Colombia’s business leaders agree with rebel group FARC that the best way to seal a possible peace deal with the government would be through a National Constituent Assembly rather than Congress.
The FARC has been engaged in peace talks with the administration of President Juan Manuel Santos since November 2012.
The guerrillas have since the early stages of these talks said that if a peace agreement is reached, the constitutional amendments coming from this accord should be approved through a National Constituent Assembly.
The government, however, has long preferred a referendum and the president last week introduced the possibility of having the deal approved by a “mini Congress.”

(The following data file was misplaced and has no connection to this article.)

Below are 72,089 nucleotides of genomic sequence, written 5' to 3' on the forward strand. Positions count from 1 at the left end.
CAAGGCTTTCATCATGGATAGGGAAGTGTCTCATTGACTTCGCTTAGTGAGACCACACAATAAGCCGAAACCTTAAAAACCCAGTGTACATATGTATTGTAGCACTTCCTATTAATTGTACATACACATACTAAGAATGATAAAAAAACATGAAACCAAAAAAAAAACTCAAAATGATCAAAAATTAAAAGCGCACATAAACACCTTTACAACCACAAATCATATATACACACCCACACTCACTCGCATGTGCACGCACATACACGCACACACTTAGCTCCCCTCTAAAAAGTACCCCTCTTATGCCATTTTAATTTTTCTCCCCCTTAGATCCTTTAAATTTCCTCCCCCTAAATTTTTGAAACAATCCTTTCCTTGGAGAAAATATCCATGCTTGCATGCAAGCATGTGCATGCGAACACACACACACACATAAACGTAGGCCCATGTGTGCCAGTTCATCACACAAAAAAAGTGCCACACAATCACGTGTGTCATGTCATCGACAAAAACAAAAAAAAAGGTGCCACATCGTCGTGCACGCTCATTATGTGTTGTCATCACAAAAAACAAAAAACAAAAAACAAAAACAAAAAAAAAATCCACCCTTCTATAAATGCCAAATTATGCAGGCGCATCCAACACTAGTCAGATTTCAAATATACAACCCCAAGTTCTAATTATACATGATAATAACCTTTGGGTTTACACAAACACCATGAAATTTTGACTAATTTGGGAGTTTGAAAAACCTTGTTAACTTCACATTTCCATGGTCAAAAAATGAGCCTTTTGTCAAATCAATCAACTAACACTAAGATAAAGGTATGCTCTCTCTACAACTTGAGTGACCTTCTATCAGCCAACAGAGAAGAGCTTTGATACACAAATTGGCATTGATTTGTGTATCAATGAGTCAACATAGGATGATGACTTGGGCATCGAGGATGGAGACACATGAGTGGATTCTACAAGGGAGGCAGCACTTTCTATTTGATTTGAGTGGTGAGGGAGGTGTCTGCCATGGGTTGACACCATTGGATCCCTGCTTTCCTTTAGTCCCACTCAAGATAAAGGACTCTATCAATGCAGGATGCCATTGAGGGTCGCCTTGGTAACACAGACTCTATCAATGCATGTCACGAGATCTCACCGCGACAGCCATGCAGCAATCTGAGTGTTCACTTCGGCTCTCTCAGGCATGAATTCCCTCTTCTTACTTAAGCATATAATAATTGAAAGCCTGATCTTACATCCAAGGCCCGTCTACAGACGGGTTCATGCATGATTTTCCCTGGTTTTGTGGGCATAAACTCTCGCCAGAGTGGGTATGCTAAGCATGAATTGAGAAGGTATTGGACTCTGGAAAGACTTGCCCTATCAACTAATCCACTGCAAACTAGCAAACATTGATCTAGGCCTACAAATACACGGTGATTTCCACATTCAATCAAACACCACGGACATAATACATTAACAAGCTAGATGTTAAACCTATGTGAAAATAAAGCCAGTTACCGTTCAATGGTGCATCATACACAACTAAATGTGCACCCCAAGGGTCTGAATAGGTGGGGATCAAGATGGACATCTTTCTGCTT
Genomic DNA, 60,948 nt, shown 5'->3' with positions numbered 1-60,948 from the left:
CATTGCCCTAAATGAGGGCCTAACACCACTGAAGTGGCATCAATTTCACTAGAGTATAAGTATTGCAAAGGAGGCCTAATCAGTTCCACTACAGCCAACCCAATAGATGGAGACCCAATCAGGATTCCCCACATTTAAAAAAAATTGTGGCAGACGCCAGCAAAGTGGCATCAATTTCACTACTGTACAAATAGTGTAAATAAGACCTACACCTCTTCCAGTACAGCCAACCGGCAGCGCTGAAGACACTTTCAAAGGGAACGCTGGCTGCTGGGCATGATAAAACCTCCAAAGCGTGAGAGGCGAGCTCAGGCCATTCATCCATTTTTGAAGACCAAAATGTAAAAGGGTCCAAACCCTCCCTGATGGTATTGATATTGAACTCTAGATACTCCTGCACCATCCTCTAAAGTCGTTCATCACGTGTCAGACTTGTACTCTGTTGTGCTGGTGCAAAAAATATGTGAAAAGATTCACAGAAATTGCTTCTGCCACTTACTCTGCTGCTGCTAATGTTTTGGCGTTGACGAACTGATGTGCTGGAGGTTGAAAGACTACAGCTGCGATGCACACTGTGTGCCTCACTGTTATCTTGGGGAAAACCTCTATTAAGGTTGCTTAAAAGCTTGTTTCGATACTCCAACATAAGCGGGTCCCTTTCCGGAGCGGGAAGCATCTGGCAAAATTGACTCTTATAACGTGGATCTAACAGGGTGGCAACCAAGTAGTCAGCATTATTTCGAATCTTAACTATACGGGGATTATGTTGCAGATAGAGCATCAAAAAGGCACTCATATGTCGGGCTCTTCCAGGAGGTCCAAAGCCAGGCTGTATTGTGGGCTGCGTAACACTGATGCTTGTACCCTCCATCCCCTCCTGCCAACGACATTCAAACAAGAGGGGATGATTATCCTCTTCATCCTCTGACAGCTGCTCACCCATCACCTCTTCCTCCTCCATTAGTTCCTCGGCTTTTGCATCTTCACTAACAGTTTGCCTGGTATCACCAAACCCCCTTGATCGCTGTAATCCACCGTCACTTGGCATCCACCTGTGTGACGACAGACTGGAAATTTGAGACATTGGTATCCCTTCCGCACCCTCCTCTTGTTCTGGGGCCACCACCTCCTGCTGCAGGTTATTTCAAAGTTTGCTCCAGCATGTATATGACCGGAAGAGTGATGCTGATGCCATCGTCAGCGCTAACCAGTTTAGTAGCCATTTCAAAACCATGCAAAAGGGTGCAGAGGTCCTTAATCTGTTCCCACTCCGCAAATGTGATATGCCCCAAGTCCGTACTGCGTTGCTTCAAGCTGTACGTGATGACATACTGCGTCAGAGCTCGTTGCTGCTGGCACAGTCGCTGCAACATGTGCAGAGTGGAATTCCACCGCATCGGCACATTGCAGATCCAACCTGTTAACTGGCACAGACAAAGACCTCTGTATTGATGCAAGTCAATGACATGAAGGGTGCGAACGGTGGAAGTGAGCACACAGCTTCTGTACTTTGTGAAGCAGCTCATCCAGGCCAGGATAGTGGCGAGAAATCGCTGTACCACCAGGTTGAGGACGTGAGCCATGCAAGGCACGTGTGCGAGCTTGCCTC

But with Congress enjoying hardly any confidence due to widespread corruption, business leaders overwhelmingly took sides with the rebels, according to Datexco.
The pollster claimed that 76% of businessmen prefer the constituent assembly over Congress.
The survey additionally revealed that also among business leaders there is little confidence confidence among businessmen that the talks will culminate in peace, in spite of recent advantages made in terms of deescalation and transitional justice.
According to Datexco, 58% of business leaders believe the peace talks will end in a peace deal, while 42% believes the talks will fail.
The businessman seem less pessimistic than the average Colombian. A poll held by rival Ipsos-Napoleon revealed earlier this month that only 29% of Colombians have faith that the current negotiations will lead to peace between the government and the FARC.